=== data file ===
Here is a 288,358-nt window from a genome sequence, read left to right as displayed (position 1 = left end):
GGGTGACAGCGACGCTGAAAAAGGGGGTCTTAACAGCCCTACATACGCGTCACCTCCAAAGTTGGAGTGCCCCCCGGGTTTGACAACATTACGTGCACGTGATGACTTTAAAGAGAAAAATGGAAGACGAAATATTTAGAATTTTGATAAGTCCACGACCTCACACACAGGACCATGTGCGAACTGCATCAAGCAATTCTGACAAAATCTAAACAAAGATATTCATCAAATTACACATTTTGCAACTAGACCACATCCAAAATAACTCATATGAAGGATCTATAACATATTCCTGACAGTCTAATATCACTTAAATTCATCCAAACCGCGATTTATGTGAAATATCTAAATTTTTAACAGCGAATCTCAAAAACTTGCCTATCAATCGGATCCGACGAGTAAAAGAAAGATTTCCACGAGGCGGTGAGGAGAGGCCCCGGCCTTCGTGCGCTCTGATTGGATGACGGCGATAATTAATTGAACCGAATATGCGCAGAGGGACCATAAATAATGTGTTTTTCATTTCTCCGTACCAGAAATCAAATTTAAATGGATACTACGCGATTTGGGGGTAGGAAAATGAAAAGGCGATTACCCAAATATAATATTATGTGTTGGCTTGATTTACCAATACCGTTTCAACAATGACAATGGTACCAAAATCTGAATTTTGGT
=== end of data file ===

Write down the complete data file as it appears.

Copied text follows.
Here is a 288,358-nt window from a genome sequence, read left to right as displayed (position 1 = left end):
GGGTGACAGCGACGCTGAAAAAGGGGGTCTTAACAGCCCTACATACGCGTCACCTCCAAAGTTGGAGTGCCCCCCGGGTTTGACAACATTACGTGCACGTGATGACTTTAAAGAGAAAAATGGAAGACGAAATATTTAGAATTTTGATAAGTCCACGACCTCACACACAGGACCATGTGCGAACTGCATCAAGCAATTCTGACAAAATCTAAACAAAGATATTCATCAAATTACACATTTTGCAACTAGACCACATCCAAAATAACTCATATGAAGGATCTATAACATATTCCTGACAGTCTAATATCACTTAAATTCATCCAAACCGCGATTTATGTGAAATATCTAAATTTTTAACAGCGAATCTCAAAAACTTGCCTATCAATCGGATCCGACGAGTAAAAGAAAGATTTCCACGAGGCGGTGAGGAGAGGCCCCGGCCTTCGTGCGCTCTGATTGGATGACGGCGATAATTAATTGAACCGAATATGCGCAGAGGGACCATAAATAATGTGTTTTTCATTTCTCCGTACCAGAAATCAAATTTAAATGGATACTACGCGATTTGGGGGTAGGAAAATGAAAAGGCGATTACCCAAATATAATATTATGTGTTGGCTTGATTTACCAATACCGTTTCAACAATGACAATGGTACCAAAATCTGAATTTTGGT